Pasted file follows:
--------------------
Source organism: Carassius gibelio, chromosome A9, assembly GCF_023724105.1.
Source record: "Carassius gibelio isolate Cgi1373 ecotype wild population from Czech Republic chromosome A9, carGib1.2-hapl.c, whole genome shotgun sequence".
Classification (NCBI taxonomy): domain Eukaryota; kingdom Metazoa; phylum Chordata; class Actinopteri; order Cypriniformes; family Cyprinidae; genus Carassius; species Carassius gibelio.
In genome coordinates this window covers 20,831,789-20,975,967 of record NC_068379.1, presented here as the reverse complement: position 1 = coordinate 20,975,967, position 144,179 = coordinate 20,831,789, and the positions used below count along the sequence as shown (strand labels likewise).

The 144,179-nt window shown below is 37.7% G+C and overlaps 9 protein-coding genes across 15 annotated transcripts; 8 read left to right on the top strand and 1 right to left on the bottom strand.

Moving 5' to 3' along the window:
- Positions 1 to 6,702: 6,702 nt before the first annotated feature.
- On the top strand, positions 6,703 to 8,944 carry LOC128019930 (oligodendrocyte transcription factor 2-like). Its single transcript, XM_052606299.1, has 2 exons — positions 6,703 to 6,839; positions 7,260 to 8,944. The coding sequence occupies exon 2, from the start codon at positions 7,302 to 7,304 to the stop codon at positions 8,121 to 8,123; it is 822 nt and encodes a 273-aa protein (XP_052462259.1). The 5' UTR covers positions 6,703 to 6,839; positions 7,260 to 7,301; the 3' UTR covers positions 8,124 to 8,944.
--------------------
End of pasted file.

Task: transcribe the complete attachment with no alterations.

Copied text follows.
Source organism: Carassius gibelio, chromosome A9, assembly GCF_023724105.1.
Source record: "Carassius gibelio isolate Cgi1373 ecotype wild population from Czech Republic chromosome A9, carGib1.2-hapl.c, whole genome shotgun sequence".
Classification (NCBI taxonomy): domain Eukaryota; kingdom Metazoa; phylum Chordata; class Actinopteri; order Cypriniformes; family Cyprinidae; genus Carassius; species Carassius gibelio.
In genome coordinates this window covers 20,831,789-20,975,967 of record NC_068379.1, presented here as the reverse complement: position 1 = coordinate 20,975,967, position 144,179 = coordinate 20,831,789, and the positions used below count along the sequence as shown (strand labels likewise).

The 144,179-nt window shown below is 37.7% G+C and overlaps 9 protein-coding genes across 15 annotated transcripts; 8 read left to right on the top strand and 1 right to left on the bottom strand.

Moving 5' to 3' along the window:
- Positions 1 to 6,702: 6,702 nt before the first annotated feature.
- On the top strand, positions 6,703 to 8,944 carry LOC128019930 (oligodendrocyte transcription factor 2-like). Its single transcript, XM_052606299.1, has 2 exons — positions 6,703 to 6,839; positions 7,260 to 8,944. The coding sequence occupies exon 2, from the start codon at positions 7,302 to 7,304 to the stop codon at positions 8,121 to 8,123; it is 822 nt and encodes a 273-aa protein (XP_052462259.1). The 5' UTR covers positions 6,703 to 6,839; positions 7,260 to 7,301; the 3' UTR covers positions 8,124 to 8,944.